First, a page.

Situated along the river Mekong, the design employs various techniques to echo the abstract forms of the river’s topography.
To embody the heritage of bas-relief pattern technique, the abstract lines is then pressed and embossed onto bronze metal plates. Segments are shaped into art pieces that form a series of
sculptural elements throughout the entire hotel.
The accessibility of rattan, bamboo and straw grass pays tribute to the Cambodia heritage, taking pride in the reliance of homegrown materials to achieve sustainable design in this modern day. These local materials are humble yet possesses a resilience and strength
to them. When elevated, they create permeable spaces filled with light, texture and form.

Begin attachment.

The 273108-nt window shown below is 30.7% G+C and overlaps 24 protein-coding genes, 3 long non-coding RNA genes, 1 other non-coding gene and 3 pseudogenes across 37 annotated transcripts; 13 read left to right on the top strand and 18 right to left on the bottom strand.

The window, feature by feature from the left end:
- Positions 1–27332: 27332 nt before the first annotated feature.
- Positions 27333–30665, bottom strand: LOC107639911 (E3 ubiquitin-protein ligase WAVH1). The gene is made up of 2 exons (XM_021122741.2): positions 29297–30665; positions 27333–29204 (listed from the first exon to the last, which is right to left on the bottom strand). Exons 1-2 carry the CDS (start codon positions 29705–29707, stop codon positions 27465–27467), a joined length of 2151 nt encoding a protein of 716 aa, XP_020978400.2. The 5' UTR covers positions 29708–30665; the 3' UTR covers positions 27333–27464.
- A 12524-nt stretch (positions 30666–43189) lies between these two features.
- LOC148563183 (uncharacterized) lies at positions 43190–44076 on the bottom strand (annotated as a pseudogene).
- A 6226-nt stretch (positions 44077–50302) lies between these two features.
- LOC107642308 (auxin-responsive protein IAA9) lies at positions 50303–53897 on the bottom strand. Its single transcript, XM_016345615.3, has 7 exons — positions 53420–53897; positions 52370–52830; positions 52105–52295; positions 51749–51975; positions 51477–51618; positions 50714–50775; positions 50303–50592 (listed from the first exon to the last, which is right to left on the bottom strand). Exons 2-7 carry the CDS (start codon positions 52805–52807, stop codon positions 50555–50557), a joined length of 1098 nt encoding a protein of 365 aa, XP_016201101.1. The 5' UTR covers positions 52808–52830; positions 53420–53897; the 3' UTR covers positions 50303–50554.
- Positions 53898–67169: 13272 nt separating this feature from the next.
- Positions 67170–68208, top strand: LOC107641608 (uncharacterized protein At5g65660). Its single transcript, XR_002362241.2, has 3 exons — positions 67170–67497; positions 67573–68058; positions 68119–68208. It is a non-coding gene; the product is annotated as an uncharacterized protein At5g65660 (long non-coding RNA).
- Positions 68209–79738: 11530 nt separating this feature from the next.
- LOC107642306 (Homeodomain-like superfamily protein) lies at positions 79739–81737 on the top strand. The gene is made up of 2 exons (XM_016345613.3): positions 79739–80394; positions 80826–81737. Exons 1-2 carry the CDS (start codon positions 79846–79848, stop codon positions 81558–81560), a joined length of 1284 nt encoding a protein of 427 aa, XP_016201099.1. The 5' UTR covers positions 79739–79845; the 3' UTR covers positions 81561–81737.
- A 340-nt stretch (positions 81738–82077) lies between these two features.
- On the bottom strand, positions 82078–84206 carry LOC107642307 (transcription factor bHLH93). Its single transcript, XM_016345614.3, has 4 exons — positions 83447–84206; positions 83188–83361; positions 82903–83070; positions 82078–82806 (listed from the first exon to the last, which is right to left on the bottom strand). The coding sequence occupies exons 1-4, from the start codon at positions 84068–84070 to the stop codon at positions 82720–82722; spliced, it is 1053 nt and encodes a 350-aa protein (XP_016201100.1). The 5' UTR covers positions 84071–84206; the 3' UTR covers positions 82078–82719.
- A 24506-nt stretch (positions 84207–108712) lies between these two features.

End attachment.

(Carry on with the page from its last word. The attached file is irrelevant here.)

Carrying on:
There is a play on the scale of rattan weave, both on a micro
and macro plane. The building’s main façade feature folding woven screens, that allow occupants to calibrate the level of shade and privacy to each room. This weaving notion is carried on through
the Rattan Bar located on the Ground Floor. Due to the natural undulations, the rattan structures invite onlookers to a discovery while providing a screen of privacy for users within the building. Along the road, passers-by are intrigued by a restaurant covered
in a canopy of woven mesh.
A third element of craft heritage largely celebrated within the
design is the silk weaving patterns, once produced exclusively for Cambodia’s royal families and dignitaries. These patterns are of Khmer origin, found throughout temple iconography at the Angkor complex. Textural relief applied on bespoke furniture and accent pieces add a touch of elegance into the interior details.
The refined crafted appropriations employed at the Soma Riverside Hotel juxtaposes heritage and modernity that remains true to the site’s history, paying homage to a city rich in historical culture yet progressively growing in the modern day and age.